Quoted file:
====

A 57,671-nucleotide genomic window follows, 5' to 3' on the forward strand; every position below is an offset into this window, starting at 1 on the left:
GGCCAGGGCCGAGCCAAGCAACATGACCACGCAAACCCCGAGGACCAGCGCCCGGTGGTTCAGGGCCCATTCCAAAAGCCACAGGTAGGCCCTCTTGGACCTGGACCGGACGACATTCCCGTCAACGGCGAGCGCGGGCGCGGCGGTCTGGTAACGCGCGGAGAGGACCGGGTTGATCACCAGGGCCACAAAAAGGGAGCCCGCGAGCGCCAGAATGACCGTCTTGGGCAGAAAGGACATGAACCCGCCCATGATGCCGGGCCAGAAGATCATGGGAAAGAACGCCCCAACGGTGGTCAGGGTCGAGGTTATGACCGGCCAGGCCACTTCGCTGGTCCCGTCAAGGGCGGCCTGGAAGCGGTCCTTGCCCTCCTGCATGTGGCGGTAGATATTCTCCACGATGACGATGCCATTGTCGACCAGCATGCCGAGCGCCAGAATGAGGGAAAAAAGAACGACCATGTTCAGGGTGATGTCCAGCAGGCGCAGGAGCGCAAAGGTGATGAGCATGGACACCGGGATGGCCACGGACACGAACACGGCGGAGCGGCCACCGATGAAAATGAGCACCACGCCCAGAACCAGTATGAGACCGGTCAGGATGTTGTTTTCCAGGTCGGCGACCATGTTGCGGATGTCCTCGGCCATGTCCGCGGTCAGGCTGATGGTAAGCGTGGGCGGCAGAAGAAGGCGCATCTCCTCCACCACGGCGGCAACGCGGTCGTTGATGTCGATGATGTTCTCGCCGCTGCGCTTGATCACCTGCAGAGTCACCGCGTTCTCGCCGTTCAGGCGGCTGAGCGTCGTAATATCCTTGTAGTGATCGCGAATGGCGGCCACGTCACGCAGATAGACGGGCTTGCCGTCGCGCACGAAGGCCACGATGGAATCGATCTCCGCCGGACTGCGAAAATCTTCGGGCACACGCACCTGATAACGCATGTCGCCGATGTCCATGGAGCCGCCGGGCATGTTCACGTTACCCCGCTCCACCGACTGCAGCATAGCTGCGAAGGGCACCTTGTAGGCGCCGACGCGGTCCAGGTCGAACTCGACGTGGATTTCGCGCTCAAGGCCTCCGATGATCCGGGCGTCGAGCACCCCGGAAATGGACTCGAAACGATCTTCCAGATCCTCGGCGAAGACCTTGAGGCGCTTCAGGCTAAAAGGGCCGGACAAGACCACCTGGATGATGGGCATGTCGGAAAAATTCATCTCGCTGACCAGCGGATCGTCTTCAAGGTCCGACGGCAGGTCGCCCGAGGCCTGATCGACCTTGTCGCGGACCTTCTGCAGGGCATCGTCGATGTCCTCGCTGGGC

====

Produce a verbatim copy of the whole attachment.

A 57,671-nucleotide genomic window follows, 5' to 3' on the forward strand; every position below is an offset into this window, starting at 1 on the left:
GGCCAGGGCCGAGCCAAGCAACATGACCACGCAAACCCCGAGGACCAGCGCCCGGTGGTTCAGGGCCCATTCCAAAAGCCACAGGTAGGCCCTCTTGGACCTGGACCGGACGACATTCCCGTCAACGGCGAGCGCGGGCGCGGCGGTCTGGTAACGCGCGGAGAGGACCGGGTTGATCACCAGGGCCACAAAAAGGGAGCCCGCGAGCGCCAGAATGACCGTCTTGGGCAGAAAGGACATGAACCCGCCCATGATGCCGGGCCAGAAGATCATGGGAAAGAACGCCCCAACGGTGGTCAGGGTCGAGGTTATGACCGGCCAGGCCACTTCGCTGGTCCCGTCAAGGGCGGCCTGGAAGCGGTCCTTGCCCTCCTGCATGTGGCGGTAGATATTCTCCACGATGACGATGCCATTGTCGACCAGCATGCCGAGCGCCAGAATGAGGGAAAAAAGAACGACCATGTTCAGGGTGATGTCCAGCAGGCGCAGGAGCGCAAAGGTGATGAGCATGGACACCGGGATGGCCACGGACACGAACACGGCGGAGCGGCCACCGATGAAAATGAGCACCACGCCCAGAACCAGTATGAGACCGGTCAGGATGTTGTTTTCCAGGTCGGCGACCATGTTGCGGATGTCCTCGGCCATGTCCGCGGTCAGGCTGATGGTAAGCGTGGGCGGCAGAAGAAGGCGCATCTCCTCCACCACGGCGGCAACGCGGTCGTTGATGTCGATGATGTTCTCGCCGCTGCGCTTGATCACCTGCAGAGTCACCGCGTTCTCGCCGTTCAGGCGGCTGAGCGTCGTAATATCCTTGTAGTGATCGCGAATGGCGGCCACGTCACGCAGATAGACGGGCTTGCCGTCGCGCACGAAGGCCACGATGGAATCGATCTCCGCCGGACTGCGAAAATCTTCGGGCACACGCACCTGATAACGCATGTCGCCGATGTCCATGGAGCCGCCGGGCATGTTCACGTTACCCCGCTCCACCGACTGCAGCATAGCTGCGAAGGGCACCTTGTAGGCGCCGACGCGGTCCAGGTCGAACTCGACGTGGATTTCGCGCTCAAGGCCTCCGATGATCCGGGCGTCGAGCACCCCGGAAATGGACTCGAAACGATCTTCCAGATCCTCGGCGAAGACCTTGAGGCGCTTCAGGCTAAAAGGGCCGGACAAGACCACCTGGATGATGGGCATGTCGGAAAAATTCATCTCGCTGACCAGCGGATCGTCTTCAAGGTCCGACGGCAGGTCGCCCGAGGCCTGATCGACCTTGTCGCGGACCTTCTGCAGGGCATCGTCGATGTCCTCGCTGGGC